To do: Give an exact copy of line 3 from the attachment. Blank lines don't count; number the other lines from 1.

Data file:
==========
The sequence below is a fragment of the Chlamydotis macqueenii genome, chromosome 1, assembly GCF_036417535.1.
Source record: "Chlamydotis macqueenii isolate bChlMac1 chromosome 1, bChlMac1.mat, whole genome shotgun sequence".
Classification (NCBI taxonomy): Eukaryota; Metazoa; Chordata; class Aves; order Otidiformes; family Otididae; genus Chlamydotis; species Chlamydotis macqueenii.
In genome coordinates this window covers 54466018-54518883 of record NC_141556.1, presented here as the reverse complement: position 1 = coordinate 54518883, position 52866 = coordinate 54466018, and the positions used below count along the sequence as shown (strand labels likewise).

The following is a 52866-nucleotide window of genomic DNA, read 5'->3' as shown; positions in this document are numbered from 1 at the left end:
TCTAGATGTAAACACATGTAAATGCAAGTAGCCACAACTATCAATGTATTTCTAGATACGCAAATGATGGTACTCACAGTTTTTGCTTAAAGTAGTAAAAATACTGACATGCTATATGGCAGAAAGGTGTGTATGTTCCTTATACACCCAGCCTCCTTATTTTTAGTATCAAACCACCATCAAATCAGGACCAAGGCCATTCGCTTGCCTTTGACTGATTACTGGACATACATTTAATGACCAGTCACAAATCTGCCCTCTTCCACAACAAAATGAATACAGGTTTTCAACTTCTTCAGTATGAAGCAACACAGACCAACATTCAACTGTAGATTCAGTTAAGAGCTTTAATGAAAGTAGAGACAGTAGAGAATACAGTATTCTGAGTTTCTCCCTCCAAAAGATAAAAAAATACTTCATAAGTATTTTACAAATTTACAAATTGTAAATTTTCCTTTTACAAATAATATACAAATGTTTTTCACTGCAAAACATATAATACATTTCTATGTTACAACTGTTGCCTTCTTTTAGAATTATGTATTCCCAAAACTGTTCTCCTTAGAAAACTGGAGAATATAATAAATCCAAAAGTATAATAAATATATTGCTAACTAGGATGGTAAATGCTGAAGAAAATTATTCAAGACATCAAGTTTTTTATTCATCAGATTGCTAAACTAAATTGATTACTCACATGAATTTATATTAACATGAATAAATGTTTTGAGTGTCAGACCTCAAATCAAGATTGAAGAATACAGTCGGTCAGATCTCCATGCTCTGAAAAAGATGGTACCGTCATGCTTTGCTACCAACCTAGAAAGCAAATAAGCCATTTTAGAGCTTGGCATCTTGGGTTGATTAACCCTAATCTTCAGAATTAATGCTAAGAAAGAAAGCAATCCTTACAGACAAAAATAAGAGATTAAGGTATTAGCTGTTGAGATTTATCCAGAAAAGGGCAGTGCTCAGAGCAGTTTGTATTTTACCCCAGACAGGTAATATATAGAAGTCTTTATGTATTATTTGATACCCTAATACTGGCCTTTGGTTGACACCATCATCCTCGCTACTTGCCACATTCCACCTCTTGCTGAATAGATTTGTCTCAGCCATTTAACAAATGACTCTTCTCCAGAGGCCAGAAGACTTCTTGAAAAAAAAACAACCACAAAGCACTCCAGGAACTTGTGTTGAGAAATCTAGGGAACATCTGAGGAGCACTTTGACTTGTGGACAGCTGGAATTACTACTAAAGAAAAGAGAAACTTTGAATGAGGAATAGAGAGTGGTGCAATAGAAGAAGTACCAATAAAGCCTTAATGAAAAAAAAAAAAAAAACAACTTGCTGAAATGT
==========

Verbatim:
Classification (NCBI taxonomy): Eukaryota; Metazoa; Chordata; class Aves; order Otidiformes; family Otididae; genus Chlamydotis; species Chlamydotis macqueenii.